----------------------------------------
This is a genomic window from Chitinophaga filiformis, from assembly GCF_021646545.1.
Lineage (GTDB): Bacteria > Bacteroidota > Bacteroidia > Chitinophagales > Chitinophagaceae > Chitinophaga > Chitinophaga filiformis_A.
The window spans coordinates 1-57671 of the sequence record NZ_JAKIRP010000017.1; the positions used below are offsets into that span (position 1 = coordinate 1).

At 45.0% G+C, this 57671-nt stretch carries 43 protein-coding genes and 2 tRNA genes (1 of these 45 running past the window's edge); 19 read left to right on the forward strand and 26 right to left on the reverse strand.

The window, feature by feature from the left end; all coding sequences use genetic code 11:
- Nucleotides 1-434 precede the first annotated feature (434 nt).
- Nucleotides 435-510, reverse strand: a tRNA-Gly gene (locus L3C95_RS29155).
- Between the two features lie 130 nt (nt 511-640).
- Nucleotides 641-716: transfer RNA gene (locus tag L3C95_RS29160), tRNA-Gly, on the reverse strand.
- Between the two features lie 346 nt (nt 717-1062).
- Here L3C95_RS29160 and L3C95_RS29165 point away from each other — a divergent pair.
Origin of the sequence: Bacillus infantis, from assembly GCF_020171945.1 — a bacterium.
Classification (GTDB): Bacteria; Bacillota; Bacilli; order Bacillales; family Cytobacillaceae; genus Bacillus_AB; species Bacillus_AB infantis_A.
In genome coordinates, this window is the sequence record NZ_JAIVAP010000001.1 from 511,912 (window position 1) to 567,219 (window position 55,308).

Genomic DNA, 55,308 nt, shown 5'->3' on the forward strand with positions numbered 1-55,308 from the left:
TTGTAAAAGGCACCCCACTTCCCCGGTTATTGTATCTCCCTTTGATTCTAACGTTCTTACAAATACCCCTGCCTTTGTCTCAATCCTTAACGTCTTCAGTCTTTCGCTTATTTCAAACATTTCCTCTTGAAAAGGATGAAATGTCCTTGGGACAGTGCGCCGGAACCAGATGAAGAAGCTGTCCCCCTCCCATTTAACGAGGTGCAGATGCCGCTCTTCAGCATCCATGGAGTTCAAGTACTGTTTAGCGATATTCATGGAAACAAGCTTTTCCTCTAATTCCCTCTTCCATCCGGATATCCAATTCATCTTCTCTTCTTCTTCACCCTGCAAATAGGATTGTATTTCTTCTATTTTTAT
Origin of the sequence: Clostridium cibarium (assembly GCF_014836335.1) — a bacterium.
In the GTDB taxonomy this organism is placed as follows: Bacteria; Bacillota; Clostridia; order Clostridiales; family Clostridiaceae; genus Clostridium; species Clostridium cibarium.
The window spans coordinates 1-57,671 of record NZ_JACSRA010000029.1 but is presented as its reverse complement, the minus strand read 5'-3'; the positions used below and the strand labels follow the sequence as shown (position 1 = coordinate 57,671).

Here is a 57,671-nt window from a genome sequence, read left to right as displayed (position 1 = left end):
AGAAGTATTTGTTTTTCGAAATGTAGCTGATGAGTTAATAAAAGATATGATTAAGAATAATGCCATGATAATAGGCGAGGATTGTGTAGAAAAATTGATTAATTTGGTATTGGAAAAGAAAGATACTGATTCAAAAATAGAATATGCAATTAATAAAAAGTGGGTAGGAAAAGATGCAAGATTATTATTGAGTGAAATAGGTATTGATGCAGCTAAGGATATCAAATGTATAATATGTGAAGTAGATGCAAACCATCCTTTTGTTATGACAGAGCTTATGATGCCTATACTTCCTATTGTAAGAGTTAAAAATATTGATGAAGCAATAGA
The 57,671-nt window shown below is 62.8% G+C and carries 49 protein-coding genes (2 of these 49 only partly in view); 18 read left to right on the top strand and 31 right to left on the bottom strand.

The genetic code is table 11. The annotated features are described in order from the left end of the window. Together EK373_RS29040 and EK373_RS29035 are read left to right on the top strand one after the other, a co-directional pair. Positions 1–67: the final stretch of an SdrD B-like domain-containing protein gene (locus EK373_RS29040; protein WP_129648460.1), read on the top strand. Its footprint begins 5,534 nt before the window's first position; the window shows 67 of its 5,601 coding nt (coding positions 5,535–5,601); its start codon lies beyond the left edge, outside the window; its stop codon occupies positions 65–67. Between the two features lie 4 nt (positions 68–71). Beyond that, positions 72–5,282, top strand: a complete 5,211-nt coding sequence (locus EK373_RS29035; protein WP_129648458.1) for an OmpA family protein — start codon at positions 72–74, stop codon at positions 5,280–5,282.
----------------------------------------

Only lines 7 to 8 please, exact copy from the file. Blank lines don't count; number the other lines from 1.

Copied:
- Nucleotides 435-510, reverse strand: a tRNA-Gly gene (locus L3C95_RS29155).
- Between the two features lie 130 nt (nt 511-640).